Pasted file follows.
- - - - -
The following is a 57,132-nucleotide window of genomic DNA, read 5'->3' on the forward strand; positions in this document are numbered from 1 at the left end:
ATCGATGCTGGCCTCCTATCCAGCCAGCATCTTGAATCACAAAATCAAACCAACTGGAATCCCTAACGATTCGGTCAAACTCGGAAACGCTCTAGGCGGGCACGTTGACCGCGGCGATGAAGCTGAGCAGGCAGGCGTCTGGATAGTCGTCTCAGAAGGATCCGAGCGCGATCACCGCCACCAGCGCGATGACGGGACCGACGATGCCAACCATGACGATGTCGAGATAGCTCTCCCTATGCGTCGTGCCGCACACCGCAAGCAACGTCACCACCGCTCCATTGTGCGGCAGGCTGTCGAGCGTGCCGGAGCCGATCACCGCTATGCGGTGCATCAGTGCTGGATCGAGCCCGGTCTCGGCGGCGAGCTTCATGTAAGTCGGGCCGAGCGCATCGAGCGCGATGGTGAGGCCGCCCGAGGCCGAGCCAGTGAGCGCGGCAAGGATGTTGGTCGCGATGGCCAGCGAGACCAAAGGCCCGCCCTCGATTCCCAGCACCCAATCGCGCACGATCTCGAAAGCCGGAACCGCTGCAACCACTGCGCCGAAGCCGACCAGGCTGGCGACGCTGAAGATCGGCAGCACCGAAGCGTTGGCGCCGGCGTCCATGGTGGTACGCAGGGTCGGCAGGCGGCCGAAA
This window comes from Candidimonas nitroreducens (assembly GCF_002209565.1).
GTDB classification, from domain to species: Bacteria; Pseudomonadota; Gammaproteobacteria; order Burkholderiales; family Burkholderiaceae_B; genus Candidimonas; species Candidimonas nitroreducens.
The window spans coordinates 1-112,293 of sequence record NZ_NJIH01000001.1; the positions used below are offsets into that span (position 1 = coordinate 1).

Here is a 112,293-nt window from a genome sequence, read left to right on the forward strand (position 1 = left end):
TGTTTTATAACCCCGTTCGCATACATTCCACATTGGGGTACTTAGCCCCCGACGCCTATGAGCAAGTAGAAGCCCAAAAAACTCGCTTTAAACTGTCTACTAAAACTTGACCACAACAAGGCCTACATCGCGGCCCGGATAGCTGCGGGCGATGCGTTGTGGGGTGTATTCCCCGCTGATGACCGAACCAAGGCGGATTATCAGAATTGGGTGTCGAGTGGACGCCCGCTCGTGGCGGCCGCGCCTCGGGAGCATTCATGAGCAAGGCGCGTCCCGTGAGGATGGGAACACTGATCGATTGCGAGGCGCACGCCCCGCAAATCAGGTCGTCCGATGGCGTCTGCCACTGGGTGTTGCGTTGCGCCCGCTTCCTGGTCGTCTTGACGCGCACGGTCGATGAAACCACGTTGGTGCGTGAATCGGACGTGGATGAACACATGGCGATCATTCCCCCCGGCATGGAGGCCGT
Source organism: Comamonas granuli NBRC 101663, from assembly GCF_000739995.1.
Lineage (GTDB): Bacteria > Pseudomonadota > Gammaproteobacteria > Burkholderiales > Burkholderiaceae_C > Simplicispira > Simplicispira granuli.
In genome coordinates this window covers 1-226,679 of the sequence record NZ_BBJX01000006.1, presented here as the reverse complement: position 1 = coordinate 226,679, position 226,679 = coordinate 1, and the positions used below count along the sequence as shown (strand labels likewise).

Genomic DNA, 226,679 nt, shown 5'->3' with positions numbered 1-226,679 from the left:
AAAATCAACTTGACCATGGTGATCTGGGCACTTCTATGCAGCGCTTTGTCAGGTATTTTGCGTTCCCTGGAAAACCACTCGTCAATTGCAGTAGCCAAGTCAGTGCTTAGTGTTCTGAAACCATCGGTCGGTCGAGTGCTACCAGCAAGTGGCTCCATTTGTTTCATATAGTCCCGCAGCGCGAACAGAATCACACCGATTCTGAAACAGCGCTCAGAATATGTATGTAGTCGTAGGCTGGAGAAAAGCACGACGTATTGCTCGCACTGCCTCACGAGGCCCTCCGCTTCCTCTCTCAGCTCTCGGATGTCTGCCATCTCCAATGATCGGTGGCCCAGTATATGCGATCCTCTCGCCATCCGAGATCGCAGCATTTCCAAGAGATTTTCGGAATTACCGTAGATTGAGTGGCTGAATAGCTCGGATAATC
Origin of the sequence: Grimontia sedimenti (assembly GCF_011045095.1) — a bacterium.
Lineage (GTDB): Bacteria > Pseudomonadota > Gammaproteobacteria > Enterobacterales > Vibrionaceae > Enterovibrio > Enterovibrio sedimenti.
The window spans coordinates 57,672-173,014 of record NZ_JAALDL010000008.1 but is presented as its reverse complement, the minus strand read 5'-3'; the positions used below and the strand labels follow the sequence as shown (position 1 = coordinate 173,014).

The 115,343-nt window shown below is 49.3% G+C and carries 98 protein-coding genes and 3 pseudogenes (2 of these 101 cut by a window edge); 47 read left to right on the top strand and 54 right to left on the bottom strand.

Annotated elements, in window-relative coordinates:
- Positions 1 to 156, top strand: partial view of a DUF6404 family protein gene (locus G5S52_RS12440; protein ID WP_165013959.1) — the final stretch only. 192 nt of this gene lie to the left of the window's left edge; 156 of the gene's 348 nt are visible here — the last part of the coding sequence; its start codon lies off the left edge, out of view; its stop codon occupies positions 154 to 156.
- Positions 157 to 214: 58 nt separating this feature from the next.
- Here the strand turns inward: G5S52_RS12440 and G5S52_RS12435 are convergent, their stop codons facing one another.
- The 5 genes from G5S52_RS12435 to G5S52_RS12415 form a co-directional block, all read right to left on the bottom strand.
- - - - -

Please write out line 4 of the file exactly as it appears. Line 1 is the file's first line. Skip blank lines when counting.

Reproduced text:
GTDB classification, from domain to species: Bacteria; Pseudomonadota; Gammaproteobacteria; order Burkholderiales; family Burkholderiaceae_B; genus Candidimonas; species Candidimonas nitroreducens.